David S. Biller, DVM, DACVR
Professor and Head of Radiology, Kansas State University, College of Veterinary Medicine, Department of Clinical Sciences
Manhattan, KS, USA
Abdominal Compression Radiography
Abdominal compression radiography is the use of a radiolucent device to compress an area of interest, thus decreasing subject thickness and allowing anatomic isolation of a structure. This technique provides for evaluation of the size, shape, location, and opacity of a specific organ, without the degree of superimposition of structures seen on survey radiographs. Indications include a suspected abnormality on survey abdominal radiographs, which is inconclusive due to superimposition of structures. Compression radiography of the abdomen provides additional information in cases, which helped with diagnosis, prognosis, and therapeutic options.
The equipment necessary is minimal and consists of varying sizes of wooden or plastic (Lucite or Plexiglas) stirring spoons or paddles. Any rigid radiolucent material may be used. The size of the compression surface should be based on the area of interest. Ideally the compression surface should be 1.5 times the area of the target organ. The field size should be collimated to include only the region of interest. This will improve image quality and decrease personnel exposure by decreasing scatter radiation. It is important to recognize that compression of the animal will decrease the subject thickness, therefore exposure factors should be adjusted accordingly. A decrease in kVp by approximately 10% to 15% is usually adequate. The animal can be measured while compressed if exposure factors are in question. Failure to decrease technique will result in overexposure. Tranquilization may be helpful to aid in positioning, but is not required.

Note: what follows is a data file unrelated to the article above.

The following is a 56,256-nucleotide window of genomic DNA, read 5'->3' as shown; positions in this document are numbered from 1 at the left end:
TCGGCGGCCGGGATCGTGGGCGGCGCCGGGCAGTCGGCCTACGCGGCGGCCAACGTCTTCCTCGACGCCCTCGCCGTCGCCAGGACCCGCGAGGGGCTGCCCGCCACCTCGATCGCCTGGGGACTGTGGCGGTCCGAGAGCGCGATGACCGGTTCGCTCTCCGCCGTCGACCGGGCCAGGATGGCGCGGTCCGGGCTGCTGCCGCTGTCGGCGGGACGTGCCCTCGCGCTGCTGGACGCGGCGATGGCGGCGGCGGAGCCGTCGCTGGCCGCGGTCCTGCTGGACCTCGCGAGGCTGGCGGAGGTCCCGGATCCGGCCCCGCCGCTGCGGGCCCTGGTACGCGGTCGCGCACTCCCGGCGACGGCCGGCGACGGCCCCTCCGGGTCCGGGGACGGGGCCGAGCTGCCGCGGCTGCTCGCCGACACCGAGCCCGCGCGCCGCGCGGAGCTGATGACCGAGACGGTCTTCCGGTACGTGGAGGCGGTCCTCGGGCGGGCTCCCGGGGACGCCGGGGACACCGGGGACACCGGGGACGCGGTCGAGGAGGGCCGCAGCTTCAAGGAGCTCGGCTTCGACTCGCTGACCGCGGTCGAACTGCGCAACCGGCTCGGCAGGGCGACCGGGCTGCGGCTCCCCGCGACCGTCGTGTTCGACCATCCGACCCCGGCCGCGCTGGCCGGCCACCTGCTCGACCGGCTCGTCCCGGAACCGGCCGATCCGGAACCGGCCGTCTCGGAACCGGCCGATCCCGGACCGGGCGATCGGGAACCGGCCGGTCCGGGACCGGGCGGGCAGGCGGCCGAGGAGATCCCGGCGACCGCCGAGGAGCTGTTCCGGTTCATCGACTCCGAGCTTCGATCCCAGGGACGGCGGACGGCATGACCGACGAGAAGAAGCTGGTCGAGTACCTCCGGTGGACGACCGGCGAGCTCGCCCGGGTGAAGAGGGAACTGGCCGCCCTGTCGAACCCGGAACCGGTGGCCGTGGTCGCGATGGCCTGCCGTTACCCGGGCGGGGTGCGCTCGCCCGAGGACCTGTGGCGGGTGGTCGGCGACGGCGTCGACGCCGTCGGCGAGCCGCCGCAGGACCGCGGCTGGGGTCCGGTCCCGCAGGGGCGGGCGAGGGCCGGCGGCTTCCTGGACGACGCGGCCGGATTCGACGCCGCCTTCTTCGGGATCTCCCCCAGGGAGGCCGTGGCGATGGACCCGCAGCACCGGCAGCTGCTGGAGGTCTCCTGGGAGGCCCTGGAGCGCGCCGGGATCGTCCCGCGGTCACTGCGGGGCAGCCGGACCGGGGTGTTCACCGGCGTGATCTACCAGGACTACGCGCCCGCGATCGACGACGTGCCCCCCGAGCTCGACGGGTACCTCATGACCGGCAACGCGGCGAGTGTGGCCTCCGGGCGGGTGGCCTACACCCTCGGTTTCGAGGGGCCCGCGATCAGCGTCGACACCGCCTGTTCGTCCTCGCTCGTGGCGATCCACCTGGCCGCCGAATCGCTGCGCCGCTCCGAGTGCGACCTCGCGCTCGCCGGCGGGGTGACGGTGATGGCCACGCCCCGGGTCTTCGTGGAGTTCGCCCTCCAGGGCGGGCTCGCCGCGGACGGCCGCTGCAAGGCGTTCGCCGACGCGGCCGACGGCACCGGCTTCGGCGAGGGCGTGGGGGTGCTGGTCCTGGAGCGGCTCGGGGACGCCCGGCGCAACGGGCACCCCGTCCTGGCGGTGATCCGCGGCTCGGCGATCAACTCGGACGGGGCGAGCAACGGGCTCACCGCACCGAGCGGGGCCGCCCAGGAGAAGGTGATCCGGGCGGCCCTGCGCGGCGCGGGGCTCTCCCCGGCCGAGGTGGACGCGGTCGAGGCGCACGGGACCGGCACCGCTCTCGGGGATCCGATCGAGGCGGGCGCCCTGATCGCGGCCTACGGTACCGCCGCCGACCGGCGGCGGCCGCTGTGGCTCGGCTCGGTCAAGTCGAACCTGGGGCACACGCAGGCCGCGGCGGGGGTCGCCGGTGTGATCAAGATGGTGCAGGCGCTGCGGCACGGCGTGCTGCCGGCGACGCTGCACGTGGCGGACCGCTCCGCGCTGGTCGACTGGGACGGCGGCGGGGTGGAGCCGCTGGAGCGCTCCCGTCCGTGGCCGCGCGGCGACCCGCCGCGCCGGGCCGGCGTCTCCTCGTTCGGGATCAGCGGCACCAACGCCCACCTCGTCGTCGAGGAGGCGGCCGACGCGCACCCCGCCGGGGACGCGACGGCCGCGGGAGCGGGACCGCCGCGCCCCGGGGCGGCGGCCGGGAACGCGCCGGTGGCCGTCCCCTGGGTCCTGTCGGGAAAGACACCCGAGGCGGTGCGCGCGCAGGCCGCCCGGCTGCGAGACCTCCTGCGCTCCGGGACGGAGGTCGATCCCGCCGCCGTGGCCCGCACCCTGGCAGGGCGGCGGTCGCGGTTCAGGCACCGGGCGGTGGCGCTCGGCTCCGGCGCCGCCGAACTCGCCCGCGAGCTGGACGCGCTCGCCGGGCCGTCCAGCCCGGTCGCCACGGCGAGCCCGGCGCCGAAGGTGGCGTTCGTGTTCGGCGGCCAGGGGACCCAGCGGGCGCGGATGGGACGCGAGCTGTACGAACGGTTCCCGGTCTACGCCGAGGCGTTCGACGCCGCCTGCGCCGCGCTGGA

This technique should not be used when there is a large increase in uterine size with suspected pyometra because there is the potential of uterine rupture. The same holds true for very large masses which are cystic in nature, such as hemangiosarcoma. Diaphragmatic hernia is a contraindication because of the potential to further displace abdominal contents into the thoracic cavity. Compression radiography can also be used in combination with contrast procedures of the gastrointestinal or upper and lower urinary tract.
Compression radiography is helpful in delineation of the origin of a mass, size and shape of an organ, and abnormal opacities (gas or mineralization) such as renal, ureteral, or cystic calculi. This technique has also been used when assessing for fetal death. This allows for improved detail of fetal skeletal structures when checking for normal alignment.